4. Discussion

The Li concentrations measured in this study are elevated (over 0.02 mg/L) in five samples, and on average (for Cínovec and Homolka), they tend to plot above average values reported in other studies that measured Li in surface waters (Figure 6). For Podlesí and Sankt Radegund bei Graz, the Li values resemble typical background values reported in the literature (~0.01 mg/L, (Aral and Vecchio-Sadus, 2008; Kavanagh et al., 2017; Rodrigues et al., 2019)).

The Cínovec and Homolka mean and median Li concentrations are above those of known drinking water concentrations in Japan and England (Kabacs et al., 2011; Ohgami et al., 2009), the average (which average not specified in the publication) of background Czech waters (n = 5,765), and above the Mackenzie river (Millot et al., 2010), but lower relative to the waters around spodumene deposits in SE Ireland and Portugal ((Kavanagh et al., 2017; Rodrigues et al., 2019), Figure 6). It is important to note that in the SE Ireland study, the Li concentrations measured in the month of July were the lowest (median < 0.01 mg/L) amongst March, May, July, and September, with no correlation to the total amount of precipitation during those months (Kavanagh et al., 2017). However, we believe it is also important to point out that during the collection of our water samples, it was a relatively dry period (see above), which may have affected the Li concentrations not only by lowering the weathering intensity but also the dilution effects, therefore the net impact of precipitation is difficult to predict. The maximum concentrations we observed are not nearly as elevated as the outliers in most other studies shown in Figure 6, including the nationwide geochemical study of Czech surface waters, which reported the highest Li concentration (0.114 mg/L) from an area of “Permian-Carbonian, Mesozoic, and Tertiary sediments”, without any additional details (Chuman et al., 2013). The highest surface water Li concentrations are known from northern Chile near Li-brine deposits, where the concentrations can reach 20 mg/L (Figueroa et al., 2012), about three orders of magnitude larger than the arithmetic mean concentrations reported in our study and in the studies of waters near spodumene deposits in SE Ireland and Portugal (see above). Aral and Vecchio-Sadus reported on communities in Chile using water with Li concentrations approaching 10 mg/L, with no reported adverse health effects, although acquired tolerance may be a factor (Aral and Vecchio-Sadus, 2008). The concentrations we determined are much lower and, moreover, considerably below the EPA-recommended 0.7 mg/L threshold. We therefore conclude that there is likely no public health risk resulting from the Li concentrations of the waters examined for this paper, but additional sampling during spring/fall should be performed for a more complete assessment. The stream water F- concentrations were very high around the Cínovec deposit, with a maximum value of 3.8 mg/L (Table 2), well above the WHO drinking water limit of 1.5 mg/L (WHO, 1999). At these concentrations, long-term exposure to this water could result in skeletal fluorosis (Mandal et al., 2014). The arithmetic mean F- concentrations at Cínovec, however, are slightly below the WHO drinking water limit of 1.5 mg/L (see Fig. 7). The arithmetic mean F- concentrations at Cínovec, on the other hand, are much higher than the average concentrations from the Czech Republic (Fig. 7). Whereas the Homolka waters are not nearly as enriched in F- as those at the Cínovec site – likely due to the smaller proportion of F in the respective host rocks (Table 1, (Breiter, 2012; Breiter and Scharbert, 1995)) – they are still considerably richer in F- than the typical concentrations in Czech waters (Fig. 7). The mean and median F- concentrations at the Podlesí site are comparable to the overall concentrations of the Czech Republic, and the waters at the Sankt Radegund bei Graz site did not contain elevated amounts of F- (Table 2, Fig. 7).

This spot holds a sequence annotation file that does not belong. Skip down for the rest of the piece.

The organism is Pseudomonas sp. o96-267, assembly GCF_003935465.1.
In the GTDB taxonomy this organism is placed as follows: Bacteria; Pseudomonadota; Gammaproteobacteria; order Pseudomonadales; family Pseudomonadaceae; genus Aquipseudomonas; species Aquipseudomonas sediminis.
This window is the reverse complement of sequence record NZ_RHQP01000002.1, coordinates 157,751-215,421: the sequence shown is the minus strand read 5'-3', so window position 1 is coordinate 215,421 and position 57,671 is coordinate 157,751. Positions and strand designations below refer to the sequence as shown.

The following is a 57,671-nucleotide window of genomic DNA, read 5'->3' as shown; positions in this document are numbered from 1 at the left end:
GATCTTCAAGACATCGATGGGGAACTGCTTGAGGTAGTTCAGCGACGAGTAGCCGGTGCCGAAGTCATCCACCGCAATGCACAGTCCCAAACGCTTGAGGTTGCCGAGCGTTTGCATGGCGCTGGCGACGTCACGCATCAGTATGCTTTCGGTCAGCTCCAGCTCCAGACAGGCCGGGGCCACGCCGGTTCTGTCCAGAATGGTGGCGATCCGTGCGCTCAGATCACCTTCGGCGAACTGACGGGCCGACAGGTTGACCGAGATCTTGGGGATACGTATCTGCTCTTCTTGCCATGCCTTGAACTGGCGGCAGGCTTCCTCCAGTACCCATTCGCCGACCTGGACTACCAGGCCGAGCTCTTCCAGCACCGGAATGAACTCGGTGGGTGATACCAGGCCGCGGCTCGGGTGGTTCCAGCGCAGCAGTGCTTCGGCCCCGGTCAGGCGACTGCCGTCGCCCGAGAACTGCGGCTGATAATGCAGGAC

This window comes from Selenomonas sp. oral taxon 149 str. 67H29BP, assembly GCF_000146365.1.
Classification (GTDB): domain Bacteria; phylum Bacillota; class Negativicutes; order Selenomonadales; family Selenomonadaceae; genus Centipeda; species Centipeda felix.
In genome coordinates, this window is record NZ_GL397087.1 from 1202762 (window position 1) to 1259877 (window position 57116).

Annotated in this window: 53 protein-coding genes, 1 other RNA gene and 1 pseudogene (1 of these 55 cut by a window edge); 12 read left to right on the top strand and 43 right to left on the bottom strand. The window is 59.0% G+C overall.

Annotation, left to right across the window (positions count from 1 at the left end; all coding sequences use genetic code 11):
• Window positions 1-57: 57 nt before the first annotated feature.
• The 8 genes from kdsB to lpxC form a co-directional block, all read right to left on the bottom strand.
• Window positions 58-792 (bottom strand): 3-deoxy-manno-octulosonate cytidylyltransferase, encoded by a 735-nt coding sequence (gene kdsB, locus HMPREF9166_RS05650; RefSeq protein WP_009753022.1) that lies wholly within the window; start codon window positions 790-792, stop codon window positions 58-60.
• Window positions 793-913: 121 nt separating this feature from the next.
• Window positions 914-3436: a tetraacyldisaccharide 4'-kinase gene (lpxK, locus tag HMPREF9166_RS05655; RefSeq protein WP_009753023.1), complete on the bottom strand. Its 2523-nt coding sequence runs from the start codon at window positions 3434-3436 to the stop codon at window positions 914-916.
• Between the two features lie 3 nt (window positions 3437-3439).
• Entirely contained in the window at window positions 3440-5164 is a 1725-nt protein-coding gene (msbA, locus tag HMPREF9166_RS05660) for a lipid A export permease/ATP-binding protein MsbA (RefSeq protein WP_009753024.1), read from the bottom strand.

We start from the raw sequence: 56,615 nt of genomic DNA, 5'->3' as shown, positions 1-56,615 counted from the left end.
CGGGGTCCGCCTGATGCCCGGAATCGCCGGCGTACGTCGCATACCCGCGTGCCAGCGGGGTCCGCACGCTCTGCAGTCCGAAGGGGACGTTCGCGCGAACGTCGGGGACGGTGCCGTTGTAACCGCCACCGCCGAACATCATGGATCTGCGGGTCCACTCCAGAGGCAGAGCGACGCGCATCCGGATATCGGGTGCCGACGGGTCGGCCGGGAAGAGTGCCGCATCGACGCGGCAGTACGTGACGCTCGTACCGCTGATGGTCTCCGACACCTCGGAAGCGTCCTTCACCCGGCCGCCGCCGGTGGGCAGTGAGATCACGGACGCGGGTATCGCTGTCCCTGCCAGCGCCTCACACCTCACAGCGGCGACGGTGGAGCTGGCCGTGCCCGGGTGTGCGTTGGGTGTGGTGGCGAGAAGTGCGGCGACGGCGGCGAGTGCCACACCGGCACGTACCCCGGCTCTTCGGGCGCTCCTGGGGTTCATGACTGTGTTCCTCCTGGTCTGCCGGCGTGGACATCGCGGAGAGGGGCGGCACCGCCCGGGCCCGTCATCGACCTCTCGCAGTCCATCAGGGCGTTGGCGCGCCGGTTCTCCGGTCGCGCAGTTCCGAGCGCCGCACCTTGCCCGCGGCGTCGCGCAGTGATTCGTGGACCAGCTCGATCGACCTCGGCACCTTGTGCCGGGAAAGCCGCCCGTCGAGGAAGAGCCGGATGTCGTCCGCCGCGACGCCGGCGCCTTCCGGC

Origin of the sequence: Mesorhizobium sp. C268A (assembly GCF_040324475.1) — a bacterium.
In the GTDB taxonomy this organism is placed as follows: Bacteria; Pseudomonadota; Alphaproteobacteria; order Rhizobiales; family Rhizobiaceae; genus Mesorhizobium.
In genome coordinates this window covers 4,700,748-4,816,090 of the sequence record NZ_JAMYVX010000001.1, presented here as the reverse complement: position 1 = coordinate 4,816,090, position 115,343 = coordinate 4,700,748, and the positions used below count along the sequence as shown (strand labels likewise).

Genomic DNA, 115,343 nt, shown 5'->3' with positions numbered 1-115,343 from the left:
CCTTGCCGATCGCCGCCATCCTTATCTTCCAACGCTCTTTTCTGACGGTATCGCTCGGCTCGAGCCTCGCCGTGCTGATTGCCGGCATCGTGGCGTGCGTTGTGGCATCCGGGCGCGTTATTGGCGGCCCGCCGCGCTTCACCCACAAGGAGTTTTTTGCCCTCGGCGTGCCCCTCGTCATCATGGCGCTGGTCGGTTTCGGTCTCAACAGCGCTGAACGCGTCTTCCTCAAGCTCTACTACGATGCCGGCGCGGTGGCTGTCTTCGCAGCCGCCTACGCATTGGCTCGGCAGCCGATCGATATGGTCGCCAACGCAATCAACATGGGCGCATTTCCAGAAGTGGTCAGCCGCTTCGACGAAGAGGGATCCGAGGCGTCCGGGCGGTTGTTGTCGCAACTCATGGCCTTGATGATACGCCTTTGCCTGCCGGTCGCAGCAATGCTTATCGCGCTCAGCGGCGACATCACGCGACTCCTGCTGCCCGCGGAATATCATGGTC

The arithmetic mean of the absolute stoichiometric ion imbalance over all of our samples (IB = 12.86%) is above the generally accepted 5%, but this result is not uncommon in the literature (Fritz, 1994). It can likely be explained by the addition of nitric acid, which resulted in the following four possible errors: 1) it made us unable to measure nitrate and nitrite concentrations and therefore, our anion concentration sum is lower than the true anion concentration sum; in fact, the anion sum is lower than the cation sum in most samples (37 out of 47 samples); 2) we measured sulphate by ICP-OES due to the nitrate peak being too dominant over the sulphate one seen by IC; when analyzing a non-acidified set of preliminary samples from the same area collected in the summer of 2019 (Table A7, arithmetic mean IB = 4.08%) using both the ICP-OES and the IC, the ICP-OES data for sulphate agreed with the IC data at 92%, therefore reporting slightly lower sulphate concentrations than on the IC; cation concentrations were very comparable between the two datasets (compare Tables A1 and A7); 3) alkalinity, used to calculate bicarbonate and carbonate concentrations, was measured with a titration kit in the field, potentially leading to these values also being slightly incompatible with what we would see on the IC; large IB values are in fact commonly blamed on the field alkalinity measurement (Fritz, 1994); and 4) there is a possibility that an important cation for some samples has not been measured, which could explain the 10 samples (e.g., C12, H2) where the cation sum was lower than the anion sum. Additionally, the choice to not filter our samples could also have led to larger IBs due to the possible presence of colloids in our water samples, which may dissolve during acidification (Deutsch and Siegel, 1997). Finally, the speciated IB is typically about half that of the stoichiometric IB and, in fact, it is <5% for the majority of our samples, and in our most imbalanced sample (C12) it has a value of 33.3%.